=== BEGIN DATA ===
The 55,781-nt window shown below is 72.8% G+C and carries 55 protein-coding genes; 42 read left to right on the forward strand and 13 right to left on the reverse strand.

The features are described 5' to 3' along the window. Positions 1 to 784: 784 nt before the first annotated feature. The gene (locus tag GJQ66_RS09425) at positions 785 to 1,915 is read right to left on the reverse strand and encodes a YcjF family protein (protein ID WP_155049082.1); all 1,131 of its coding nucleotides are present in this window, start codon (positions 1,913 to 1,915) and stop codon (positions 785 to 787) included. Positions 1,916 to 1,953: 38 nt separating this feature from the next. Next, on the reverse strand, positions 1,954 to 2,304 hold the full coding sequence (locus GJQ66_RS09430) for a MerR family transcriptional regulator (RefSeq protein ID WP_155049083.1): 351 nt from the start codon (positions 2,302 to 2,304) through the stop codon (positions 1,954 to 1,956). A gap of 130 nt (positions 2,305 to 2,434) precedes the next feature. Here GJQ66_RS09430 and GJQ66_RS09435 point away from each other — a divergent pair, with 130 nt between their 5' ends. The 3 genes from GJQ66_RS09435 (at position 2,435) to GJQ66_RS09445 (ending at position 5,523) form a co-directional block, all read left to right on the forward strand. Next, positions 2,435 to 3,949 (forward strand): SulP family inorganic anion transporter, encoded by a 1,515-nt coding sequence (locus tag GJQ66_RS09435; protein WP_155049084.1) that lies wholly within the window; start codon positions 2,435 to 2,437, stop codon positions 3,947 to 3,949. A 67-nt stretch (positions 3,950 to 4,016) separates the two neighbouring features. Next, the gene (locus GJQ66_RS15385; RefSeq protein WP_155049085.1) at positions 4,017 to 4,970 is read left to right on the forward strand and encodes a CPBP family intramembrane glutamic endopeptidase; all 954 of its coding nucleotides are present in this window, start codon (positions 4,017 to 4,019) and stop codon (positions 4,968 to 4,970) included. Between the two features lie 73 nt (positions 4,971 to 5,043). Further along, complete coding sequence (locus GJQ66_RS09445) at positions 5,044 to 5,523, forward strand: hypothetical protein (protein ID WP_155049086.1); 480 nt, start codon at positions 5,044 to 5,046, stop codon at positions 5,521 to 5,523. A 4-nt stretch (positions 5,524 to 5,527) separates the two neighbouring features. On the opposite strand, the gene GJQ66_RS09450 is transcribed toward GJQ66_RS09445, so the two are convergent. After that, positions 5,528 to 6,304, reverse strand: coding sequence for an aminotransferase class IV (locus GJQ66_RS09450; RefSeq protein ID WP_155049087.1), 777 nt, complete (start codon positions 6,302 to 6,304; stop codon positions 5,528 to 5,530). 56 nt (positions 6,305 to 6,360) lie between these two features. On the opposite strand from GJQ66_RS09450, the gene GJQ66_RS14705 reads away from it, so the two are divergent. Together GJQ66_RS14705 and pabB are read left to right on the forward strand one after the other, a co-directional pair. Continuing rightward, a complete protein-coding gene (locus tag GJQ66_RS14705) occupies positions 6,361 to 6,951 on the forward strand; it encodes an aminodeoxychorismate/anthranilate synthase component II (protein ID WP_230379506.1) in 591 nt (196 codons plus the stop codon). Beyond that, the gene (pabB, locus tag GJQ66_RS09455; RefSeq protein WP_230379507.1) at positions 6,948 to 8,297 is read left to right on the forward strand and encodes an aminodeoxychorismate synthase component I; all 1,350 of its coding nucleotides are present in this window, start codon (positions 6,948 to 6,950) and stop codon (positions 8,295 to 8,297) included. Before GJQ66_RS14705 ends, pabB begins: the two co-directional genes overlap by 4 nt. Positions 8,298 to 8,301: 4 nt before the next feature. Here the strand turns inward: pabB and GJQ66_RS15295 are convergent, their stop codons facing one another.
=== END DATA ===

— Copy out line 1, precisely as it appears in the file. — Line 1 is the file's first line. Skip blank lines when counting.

The 55,781-nt window shown below is 72.8% G+C and carries 55 protein-coding genes; 42 read left to right on the forward strand and 13 right to left on the reverse strand.